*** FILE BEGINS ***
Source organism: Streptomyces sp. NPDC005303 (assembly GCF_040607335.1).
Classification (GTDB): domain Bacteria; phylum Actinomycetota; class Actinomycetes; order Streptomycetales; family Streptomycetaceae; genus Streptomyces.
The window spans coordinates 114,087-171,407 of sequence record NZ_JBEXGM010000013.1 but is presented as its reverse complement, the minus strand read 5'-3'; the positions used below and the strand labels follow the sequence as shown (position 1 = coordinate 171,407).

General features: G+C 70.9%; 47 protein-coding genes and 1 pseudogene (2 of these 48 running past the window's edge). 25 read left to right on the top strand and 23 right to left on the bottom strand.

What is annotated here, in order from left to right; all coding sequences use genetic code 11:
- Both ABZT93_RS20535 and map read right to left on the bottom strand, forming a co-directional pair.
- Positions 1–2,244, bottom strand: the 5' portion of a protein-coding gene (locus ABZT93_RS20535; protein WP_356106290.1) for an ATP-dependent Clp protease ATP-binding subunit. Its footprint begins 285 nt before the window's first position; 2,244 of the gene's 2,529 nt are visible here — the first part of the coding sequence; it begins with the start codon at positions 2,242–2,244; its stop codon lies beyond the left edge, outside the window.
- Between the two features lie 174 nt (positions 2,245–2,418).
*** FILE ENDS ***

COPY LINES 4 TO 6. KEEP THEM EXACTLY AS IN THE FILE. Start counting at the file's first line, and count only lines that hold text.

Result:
General features: G+C 70.9%; 47 protein-coding genes and 1 pseudogene (2 of these 48 running past the window's edge). 25 read left to right on the top strand and 23 right to left on the bottom strand.

What is annotated here, in order from left to right; all coding sequences use genetic code 11:
- Both ABZT93_RS20535 and map read right to left on the bottom strand, forming a co-directional pair.